Ever been frustrated that you’ve earned your wages but won’t see it for weeks? Hastee wants to change that. The app let’s people cash out their earnings on demand and provides free tips and advice for users between the ages of 16 and 24.

“We’re revolutionising the way people get paid to improve their financial health,” said Hastee’s founder and chief executive James Herbert. “We do that by giving them immediate access to their money as they earn it and providing tools and education to help people better manage and control their finances.”

Maria moved from Venezuela to Bournemouth but struggled with going on furlough from her job in a bar when the pandemic struck. She said Hastee had helped her keep track of her finances through the difficult period.

“Everyone has the right to cash out their wages before the end of the month,” she added.

Turn2us: For finding charitable grants

Turn2us research has shown 11 million people are in a financially precarious situation because of Covid-19, and turn2us want to do something about this.

It’s not just the government who offer financial grants or payments for people who are struggling. All number of charities and organisations exist to offer support to people and turn2us makes the process easier for both parties, connecting people who are looking for support with companies in a smoother way online.

Claire, from Edinburgh, lost her job before Christmas and struggled to find work on top of looking after her two kids. Through turn2us she said she was able to get a grant to help pay off some of her debts and give her breathing space.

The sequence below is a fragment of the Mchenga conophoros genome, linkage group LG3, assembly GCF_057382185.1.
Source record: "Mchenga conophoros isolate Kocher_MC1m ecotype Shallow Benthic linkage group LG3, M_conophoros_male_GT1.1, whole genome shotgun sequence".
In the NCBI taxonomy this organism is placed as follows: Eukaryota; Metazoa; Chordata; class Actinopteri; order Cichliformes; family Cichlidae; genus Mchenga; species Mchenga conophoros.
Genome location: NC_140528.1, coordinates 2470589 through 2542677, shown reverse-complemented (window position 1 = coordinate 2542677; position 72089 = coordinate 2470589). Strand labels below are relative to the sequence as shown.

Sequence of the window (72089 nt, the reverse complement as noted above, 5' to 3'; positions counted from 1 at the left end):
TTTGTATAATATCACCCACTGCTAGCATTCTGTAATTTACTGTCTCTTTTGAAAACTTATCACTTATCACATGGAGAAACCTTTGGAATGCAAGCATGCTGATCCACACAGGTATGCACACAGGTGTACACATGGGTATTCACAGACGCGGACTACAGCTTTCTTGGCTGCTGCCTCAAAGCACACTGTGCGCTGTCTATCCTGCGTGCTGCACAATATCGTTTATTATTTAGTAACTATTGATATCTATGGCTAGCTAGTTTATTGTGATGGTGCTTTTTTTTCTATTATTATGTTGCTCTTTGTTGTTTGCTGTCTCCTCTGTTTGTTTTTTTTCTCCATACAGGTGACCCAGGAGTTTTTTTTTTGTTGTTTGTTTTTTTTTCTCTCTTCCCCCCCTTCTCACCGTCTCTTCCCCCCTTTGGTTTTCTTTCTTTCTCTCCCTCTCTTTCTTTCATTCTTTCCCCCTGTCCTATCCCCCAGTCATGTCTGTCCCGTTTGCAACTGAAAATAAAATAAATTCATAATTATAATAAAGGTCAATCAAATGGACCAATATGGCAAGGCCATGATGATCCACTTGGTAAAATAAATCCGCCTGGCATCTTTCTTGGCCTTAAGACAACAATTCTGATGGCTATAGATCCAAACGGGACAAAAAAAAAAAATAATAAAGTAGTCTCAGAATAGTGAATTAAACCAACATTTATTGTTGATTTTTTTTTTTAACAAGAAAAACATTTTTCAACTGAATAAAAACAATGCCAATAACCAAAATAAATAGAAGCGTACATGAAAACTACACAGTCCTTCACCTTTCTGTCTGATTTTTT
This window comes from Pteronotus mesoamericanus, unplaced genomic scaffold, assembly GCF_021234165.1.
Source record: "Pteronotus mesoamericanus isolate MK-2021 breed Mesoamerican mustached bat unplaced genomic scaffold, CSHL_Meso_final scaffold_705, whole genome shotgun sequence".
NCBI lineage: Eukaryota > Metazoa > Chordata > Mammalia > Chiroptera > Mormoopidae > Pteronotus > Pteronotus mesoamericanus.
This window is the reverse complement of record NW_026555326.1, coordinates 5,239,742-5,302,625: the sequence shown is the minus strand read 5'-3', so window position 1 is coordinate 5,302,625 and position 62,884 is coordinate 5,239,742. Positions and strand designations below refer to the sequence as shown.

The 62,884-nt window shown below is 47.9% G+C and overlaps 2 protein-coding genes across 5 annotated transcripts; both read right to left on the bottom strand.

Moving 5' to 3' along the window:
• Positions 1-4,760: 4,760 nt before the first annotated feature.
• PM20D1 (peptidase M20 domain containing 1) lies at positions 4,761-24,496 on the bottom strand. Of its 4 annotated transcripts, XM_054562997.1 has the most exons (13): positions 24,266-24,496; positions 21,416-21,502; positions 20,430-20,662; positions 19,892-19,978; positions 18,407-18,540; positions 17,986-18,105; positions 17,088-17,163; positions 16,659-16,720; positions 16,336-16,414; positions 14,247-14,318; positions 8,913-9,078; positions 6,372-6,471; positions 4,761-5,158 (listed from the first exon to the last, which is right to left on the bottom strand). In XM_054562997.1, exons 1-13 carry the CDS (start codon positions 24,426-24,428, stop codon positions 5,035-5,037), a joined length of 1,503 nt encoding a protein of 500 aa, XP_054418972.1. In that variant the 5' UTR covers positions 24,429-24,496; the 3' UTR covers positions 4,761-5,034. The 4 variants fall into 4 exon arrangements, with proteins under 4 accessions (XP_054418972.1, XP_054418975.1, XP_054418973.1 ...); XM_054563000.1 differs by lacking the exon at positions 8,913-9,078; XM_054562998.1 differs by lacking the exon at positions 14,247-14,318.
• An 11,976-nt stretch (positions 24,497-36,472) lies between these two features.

“It was literally two weeks from start to finish,” said  Claire. “You’ve got absolutely nothing to lose.”

IncomeMax: For identifying money and support services

Most people don’t realise the levels of money and services they’re entitled to, and every year billions of pounds in means-tested benefits and grants go unclaimed.

The IncomeMax online platform allows anyone to speak to a trained adviser and see what they’re missing out on.

“When every other light was switching off this was the shining light,” said Raije, an IncomeMax user. 

“They’re always honest with me and open with me and… it just shortens the road to the goal you want to achieve.”

Udrafter: For students and recent graduates

Finishing university can be daunting, especially if you’re not sure how to get started in the world of work. Udrafter wants to connect students and graduates with companies who are looking for exactly their kind of skills.

The platform hosts “micro-internships” for students to get work experience and says it “removes the ‘who you know’ barriers to work experience and provides equal opportunities for all students”

“You learn how to talk to so many different people and feel a lot less scared about it,” said Josie, who found an internship after her digital marketing degree. “Udrafter helps you overcome that fear and helps you become a professional.”

The Big Issue is offering free training and job search help to anyone who needs it with our new RORA Jobs and Training Toolkit. Sign up to receive a free three-month digital subscription to The Big Issue, access to dozens of free or discounted online training courses and the ability to search hundreds of thousands of jobs.

If you are out of work or worried about work and looking for immediate, practical advice call The Big Issue Jobs helpline on 0204 534 2810 or email

Career tips and advice from our Jobs and Training series: